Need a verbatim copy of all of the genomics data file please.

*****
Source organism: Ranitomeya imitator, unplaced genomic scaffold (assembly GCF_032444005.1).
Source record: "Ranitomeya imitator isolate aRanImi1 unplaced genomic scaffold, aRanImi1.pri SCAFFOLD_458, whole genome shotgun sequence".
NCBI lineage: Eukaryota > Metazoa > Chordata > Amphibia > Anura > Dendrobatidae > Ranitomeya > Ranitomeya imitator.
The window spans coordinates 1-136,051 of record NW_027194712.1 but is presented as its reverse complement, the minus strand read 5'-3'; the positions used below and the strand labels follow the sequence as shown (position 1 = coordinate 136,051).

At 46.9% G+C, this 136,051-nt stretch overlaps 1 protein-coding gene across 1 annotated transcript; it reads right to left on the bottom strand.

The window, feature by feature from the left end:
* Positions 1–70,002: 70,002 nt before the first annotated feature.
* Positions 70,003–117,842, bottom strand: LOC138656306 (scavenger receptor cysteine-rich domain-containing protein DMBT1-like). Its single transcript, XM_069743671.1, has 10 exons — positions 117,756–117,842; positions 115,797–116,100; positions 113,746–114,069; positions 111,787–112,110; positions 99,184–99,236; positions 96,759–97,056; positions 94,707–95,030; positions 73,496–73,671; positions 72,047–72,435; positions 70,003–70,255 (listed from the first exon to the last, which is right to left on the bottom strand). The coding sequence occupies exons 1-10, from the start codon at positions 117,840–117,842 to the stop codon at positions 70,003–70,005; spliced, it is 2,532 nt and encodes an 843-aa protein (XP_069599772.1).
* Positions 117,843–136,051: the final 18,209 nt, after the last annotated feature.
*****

Source organism: Ranitomeya imitator, unplaced genomic scaffold (assembly GCF_032444005.1).
Source record: "Ranitomeya imitator isolate aRanImi1 unplaced genomic scaffold, aRanImi1.pri SCAFFOLD_458, whole genome shotgun sequence".
NCBI lineage: Eukaryota > Metazoa > Chordata > Amphibia > Anura > Dendrobatidae > Ranitomeya > Ranitomeya imitator.
The window spans coordinates 1-136,051 of record NW_027194712.1 but is presented as its reverse complement, the minus strand read 5'-3'; the positions used below and the strand labels follow the sequence as shown (position 1 = coordinate 136,051).

At 46.9% G+C, this 136,051-nt stretch overlaps 1 protein-coding gene across 1 annotated transcript; it reads right to left on the bottom strand.

The window, feature by feature from the left end:
* Positions 1–70,002: 70,002 nt before the first annotated feature.
* Positions 70,003–117,842, bottom strand: LOC138656306 (scavenger receptor cysteine-rich domain-containing protein DMBT1-like). Its single transcript, XM_069743671.1, has 10 exons — positions 117,756–117,842; positions 115,797–116,100; positions 113,746–114,069; positions 111,787–112,110; positions 99,184–99,236; positions 96,759–97,056; positions 94,707–95,030; positions 73,496–73,671; positions 72,047–72,435; positions 70,003–70,255 (listed from the first exon to the last, which is right to left on the bottom strand). The coding sequence occupies exons 1-10, from the start codon at positions 117,840–117,842 to the stop codon at positions 70,003–70,005; spliced, it is 2,532 nt and encodes an 843-aa protein (XP_069599772.1).
* Positions 117,843–136,051: the final 18,209 nt, after the last annotated feature.